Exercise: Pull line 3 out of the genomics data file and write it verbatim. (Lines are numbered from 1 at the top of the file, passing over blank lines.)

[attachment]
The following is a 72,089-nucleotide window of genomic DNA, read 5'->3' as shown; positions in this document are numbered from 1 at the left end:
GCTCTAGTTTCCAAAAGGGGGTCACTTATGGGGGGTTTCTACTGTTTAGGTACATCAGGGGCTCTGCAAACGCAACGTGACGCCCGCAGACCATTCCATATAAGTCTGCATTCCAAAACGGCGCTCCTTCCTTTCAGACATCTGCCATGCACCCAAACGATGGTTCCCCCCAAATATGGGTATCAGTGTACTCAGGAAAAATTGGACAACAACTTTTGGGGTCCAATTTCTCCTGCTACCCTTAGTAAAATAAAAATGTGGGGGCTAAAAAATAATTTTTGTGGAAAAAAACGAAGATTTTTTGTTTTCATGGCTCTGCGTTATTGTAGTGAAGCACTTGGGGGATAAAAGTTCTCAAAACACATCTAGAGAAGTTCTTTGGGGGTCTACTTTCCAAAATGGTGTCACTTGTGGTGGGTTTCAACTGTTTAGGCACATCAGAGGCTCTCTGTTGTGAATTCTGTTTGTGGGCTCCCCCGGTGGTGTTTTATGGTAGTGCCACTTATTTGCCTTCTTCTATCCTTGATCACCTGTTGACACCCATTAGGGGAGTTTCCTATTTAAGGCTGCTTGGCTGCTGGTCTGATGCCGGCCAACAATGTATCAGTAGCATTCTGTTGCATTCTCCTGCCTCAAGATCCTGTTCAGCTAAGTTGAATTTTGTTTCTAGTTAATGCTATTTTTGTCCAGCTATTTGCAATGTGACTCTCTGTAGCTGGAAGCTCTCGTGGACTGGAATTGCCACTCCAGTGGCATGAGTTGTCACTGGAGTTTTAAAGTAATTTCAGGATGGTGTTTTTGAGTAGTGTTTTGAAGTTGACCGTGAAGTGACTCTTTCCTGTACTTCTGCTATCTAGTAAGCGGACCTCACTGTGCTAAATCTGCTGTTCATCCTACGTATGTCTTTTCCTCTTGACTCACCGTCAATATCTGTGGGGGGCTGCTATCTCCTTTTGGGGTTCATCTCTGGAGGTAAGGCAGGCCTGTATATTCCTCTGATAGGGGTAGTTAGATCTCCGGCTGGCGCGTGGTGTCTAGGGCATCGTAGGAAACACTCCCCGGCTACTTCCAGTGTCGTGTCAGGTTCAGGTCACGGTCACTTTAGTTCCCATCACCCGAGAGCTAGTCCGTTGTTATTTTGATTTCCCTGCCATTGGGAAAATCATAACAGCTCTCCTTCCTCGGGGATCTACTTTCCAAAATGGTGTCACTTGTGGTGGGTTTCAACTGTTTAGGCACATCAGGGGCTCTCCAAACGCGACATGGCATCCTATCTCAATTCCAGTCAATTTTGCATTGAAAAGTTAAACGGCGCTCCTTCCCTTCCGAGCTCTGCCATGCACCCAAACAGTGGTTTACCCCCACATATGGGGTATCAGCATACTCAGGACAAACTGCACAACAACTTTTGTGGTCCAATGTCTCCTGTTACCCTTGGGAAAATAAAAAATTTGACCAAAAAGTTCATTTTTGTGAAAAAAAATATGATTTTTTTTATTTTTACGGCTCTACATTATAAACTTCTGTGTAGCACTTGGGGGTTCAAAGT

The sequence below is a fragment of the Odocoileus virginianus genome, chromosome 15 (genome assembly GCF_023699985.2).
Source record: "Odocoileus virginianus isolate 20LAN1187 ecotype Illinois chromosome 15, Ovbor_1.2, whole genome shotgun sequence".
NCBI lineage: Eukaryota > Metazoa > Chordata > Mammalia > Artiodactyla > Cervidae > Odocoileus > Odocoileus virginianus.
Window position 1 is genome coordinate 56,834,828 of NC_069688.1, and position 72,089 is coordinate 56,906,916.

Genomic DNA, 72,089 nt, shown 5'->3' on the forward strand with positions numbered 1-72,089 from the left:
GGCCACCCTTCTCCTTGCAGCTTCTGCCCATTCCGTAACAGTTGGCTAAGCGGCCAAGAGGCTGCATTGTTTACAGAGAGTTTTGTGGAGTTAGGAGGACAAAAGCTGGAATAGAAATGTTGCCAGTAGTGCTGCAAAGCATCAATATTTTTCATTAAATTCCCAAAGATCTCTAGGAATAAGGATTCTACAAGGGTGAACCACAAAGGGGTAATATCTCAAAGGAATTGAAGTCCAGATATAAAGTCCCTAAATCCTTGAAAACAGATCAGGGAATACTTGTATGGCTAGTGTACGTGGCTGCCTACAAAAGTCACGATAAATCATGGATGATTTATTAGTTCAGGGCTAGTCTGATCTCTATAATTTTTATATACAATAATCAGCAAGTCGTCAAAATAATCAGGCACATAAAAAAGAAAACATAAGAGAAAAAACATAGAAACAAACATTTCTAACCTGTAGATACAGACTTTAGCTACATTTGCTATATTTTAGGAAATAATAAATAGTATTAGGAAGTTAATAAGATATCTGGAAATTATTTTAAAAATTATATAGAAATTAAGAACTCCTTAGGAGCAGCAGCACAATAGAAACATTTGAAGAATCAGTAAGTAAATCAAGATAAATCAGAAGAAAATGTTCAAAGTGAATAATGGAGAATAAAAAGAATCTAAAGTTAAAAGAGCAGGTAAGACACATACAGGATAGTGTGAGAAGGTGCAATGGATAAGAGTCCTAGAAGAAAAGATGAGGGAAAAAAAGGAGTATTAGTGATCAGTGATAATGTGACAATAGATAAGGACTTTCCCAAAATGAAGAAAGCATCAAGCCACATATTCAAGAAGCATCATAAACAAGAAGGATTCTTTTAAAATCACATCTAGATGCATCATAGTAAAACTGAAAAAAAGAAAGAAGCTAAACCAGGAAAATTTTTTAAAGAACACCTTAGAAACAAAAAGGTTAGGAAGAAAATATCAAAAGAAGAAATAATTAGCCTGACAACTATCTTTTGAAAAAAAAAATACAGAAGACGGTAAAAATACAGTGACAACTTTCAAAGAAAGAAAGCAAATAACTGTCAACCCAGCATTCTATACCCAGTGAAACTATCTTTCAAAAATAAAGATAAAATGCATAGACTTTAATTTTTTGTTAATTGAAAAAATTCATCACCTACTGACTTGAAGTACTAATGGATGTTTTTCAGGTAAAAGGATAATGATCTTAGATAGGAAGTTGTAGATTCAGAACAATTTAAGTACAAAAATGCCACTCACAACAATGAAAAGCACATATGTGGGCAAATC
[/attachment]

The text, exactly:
The sequence below is a fragment of the Odocoileus virginianus genome, chromosome 15 (genome assembly GCF_023699985.2).